Problems With Lucy Calkins’ Curriculum Go Beyond Reading—To Writing

Natalie Wexler Senior Contributor Forbes Magazine

Recent controversy about literacy guru Lucy Calkins has centered on her approach to reading instruction. But she came to prominence as an expert on writing, and her influence there has been even greater—and at least as harmful.

Roughly 40 years ago, an idealistic young teacher and aspiring writer joined a two-year research project on the development of writing in young children at a rural New Hampshire school. It wasn’t the kind of scientific experiment that involves a hypothesis tested against a “control group.” Researchers would just closely observe 16 children in classrooms—and in the case of the young teacher, Lucy Calkins, the observation centered on one third-grader named Susie.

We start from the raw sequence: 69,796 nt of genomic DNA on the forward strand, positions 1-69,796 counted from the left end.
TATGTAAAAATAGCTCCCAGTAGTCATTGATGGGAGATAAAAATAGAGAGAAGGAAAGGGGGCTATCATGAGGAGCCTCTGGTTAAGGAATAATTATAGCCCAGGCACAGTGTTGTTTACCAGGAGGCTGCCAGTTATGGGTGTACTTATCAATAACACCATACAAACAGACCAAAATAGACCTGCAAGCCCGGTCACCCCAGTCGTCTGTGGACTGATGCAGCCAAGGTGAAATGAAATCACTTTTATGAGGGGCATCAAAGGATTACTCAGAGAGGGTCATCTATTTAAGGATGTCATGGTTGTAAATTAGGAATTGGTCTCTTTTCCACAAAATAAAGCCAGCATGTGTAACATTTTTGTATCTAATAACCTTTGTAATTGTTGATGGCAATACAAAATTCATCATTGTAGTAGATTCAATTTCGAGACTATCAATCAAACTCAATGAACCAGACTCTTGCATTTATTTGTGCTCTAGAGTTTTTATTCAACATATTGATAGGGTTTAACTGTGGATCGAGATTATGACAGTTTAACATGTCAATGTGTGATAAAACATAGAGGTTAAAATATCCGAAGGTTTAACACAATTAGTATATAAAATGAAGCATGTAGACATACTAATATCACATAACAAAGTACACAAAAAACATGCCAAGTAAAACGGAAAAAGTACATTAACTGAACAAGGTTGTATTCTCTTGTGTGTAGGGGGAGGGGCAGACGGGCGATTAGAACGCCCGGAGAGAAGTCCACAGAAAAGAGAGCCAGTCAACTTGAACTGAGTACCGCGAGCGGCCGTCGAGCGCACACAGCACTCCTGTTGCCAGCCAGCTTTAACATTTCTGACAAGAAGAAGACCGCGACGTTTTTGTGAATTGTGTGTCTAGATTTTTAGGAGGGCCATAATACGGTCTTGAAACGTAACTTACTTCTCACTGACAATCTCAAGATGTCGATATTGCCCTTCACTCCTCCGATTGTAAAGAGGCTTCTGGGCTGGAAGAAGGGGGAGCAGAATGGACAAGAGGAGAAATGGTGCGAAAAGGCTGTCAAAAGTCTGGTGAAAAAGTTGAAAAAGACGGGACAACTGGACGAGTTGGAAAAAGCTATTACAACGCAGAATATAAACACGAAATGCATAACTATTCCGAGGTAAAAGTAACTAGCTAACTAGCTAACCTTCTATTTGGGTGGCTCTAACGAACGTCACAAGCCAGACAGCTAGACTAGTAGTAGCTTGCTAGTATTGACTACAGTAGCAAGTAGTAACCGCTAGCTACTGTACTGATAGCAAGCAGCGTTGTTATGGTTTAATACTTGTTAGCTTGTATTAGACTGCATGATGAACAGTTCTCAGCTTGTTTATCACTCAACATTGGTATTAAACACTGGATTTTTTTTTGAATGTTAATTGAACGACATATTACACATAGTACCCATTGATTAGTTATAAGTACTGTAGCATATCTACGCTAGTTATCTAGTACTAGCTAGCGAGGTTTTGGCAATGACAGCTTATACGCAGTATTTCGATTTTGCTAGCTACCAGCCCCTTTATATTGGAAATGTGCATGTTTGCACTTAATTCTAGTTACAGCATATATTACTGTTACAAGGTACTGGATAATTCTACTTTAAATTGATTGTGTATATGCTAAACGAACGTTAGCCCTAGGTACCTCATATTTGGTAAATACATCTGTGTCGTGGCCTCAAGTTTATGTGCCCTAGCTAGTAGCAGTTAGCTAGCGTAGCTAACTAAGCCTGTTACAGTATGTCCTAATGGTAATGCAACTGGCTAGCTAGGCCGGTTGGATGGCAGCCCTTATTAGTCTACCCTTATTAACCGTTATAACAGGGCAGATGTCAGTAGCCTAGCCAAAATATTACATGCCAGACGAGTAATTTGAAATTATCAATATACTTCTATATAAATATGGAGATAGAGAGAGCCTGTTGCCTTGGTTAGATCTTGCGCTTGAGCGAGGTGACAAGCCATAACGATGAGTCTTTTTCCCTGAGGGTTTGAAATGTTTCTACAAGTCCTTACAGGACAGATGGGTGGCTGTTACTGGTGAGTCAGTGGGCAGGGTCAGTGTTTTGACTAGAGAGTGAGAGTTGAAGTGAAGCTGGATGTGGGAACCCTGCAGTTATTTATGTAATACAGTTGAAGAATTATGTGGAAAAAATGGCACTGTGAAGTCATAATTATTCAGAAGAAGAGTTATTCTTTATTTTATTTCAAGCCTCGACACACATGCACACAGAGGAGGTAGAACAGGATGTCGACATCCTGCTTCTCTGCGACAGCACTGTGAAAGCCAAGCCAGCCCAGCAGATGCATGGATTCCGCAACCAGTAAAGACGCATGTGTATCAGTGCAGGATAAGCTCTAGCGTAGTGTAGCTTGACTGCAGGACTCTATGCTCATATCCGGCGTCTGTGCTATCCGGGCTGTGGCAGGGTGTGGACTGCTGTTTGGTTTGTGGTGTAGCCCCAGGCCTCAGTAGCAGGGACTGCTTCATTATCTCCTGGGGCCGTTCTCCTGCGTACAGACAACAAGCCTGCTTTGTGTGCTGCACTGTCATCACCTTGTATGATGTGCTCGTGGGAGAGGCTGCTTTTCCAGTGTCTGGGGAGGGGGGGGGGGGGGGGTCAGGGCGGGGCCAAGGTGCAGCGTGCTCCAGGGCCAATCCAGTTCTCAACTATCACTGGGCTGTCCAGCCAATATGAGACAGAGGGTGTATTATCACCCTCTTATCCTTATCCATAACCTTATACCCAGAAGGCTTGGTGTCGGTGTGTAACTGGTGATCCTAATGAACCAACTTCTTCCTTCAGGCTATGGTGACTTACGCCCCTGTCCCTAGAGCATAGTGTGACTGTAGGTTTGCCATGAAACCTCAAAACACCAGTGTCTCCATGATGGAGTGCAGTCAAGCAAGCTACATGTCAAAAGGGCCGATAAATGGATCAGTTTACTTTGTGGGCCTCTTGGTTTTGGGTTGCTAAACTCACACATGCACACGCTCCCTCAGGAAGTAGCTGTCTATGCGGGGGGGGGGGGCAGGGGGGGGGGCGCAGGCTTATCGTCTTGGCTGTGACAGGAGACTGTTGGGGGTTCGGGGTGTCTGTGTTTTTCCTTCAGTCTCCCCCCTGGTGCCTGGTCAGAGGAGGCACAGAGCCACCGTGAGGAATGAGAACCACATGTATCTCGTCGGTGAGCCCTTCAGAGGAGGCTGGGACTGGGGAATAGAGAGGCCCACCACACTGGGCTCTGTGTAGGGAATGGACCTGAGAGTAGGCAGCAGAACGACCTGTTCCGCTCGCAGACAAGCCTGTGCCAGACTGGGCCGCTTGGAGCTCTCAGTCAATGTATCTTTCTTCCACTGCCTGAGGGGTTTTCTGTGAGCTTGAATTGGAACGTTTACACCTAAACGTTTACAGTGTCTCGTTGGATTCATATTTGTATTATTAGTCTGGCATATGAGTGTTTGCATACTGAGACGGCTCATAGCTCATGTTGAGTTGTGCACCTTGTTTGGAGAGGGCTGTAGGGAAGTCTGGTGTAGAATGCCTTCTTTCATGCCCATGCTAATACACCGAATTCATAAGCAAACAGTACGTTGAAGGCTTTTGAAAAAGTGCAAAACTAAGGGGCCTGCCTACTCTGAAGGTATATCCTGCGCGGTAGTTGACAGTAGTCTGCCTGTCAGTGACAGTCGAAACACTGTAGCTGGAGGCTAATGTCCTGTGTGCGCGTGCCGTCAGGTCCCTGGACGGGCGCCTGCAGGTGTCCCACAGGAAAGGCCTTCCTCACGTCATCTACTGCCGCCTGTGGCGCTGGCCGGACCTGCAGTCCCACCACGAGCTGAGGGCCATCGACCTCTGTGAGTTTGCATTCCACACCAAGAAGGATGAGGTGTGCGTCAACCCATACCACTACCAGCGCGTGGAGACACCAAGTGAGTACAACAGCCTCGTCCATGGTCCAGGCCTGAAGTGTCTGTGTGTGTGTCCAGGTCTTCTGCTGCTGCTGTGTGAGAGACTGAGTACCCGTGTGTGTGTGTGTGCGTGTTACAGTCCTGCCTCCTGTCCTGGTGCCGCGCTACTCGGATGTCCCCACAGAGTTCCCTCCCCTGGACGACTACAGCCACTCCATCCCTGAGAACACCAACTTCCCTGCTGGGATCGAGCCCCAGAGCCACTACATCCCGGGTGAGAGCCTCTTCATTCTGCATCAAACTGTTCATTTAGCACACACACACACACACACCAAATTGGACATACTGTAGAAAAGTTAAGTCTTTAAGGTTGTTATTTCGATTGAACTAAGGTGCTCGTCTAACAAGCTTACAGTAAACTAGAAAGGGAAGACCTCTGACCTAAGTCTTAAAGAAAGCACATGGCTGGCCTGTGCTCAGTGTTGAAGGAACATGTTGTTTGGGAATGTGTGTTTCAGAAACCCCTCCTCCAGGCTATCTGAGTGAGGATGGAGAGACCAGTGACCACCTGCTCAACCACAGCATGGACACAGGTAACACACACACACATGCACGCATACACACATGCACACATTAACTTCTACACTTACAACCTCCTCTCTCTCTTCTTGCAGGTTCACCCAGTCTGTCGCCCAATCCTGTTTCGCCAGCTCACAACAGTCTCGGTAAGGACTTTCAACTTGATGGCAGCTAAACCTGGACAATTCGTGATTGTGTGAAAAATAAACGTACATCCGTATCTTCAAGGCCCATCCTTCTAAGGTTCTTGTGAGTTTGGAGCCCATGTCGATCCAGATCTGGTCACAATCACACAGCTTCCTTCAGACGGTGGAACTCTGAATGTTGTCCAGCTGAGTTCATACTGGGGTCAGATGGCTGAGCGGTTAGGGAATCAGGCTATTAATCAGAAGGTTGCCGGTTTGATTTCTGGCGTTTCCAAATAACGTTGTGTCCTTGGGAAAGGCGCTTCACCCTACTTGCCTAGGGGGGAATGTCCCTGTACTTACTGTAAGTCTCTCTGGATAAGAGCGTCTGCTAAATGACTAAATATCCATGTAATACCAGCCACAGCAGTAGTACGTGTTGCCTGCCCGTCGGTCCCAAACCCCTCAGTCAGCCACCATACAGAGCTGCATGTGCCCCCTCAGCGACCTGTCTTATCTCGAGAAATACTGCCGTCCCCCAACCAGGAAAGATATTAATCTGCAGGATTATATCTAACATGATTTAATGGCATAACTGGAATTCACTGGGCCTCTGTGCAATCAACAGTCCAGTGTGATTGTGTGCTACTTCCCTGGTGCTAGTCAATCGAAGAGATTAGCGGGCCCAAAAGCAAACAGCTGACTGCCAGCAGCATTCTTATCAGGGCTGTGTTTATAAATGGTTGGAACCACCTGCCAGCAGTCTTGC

But Calkins did more than observe. She herself had recently studied with a writer named Donald Murray, who introduced her to concepts like drafting and revision and helped her find her writerly voice—the kinds of things college and graduate students do in creative writing workshops. Calkins’ not-so-hidden agenda was to bring that approach to young children and show them that their own lives and ideas were worth writing about.

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